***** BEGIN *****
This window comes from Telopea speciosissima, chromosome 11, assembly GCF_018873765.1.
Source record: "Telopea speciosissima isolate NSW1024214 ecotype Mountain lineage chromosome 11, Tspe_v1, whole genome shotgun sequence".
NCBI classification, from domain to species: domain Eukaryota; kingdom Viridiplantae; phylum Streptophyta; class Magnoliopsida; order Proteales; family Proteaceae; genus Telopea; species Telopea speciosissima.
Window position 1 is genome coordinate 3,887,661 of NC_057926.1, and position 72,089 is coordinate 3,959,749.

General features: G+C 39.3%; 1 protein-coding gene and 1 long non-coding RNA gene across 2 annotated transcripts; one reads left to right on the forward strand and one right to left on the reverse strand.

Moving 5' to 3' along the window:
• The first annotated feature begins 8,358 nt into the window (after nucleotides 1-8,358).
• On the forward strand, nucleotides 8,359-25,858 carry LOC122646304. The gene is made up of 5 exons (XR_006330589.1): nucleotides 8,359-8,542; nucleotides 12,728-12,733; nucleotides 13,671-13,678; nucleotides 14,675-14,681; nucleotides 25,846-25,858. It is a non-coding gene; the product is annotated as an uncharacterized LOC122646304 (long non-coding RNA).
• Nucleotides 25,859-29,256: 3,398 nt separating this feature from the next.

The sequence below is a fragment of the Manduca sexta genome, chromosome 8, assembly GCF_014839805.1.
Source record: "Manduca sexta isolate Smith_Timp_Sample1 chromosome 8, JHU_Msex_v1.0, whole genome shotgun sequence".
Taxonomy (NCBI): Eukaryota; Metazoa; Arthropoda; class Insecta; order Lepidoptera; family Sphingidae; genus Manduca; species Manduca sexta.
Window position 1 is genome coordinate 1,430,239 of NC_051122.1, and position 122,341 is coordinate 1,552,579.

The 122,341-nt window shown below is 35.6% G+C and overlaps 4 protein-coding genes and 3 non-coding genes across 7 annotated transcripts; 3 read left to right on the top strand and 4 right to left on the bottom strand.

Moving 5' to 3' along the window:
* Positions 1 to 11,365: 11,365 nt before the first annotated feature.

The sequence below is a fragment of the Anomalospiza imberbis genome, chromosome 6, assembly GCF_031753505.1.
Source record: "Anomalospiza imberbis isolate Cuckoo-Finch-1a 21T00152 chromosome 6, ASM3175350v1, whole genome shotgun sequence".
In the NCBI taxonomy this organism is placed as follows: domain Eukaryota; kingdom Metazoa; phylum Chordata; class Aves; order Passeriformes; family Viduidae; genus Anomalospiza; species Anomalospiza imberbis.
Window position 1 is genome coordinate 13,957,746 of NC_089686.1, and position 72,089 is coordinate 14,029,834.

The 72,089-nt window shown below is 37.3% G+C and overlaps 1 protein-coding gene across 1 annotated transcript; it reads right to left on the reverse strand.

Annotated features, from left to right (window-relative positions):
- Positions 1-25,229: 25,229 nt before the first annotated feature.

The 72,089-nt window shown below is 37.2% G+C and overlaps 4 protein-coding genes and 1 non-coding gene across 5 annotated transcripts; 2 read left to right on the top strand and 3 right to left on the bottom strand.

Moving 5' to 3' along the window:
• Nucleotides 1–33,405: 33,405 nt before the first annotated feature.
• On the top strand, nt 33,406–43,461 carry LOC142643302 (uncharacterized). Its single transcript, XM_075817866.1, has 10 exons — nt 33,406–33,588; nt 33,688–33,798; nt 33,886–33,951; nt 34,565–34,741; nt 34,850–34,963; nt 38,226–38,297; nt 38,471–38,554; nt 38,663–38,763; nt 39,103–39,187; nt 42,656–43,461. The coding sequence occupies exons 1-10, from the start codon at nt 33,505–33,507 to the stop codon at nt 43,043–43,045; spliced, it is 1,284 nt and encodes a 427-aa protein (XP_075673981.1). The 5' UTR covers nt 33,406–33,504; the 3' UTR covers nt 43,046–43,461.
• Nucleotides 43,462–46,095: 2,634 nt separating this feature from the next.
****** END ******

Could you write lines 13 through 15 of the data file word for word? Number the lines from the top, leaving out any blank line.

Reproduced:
Window position 1 is genome coordinate 1,430,239 of NC_051122.1, and position 122,341 is coordinate 1,552,579.

The 122,341-nt window shown below is 35.6% G+C and overlaps 4 protein-coding genes and 3 non-coding genes across 7 annotated transcripts; 3 read left to right on the top strand and 4 right to left on the bottom strand.

Moving 5' to 3' along the window: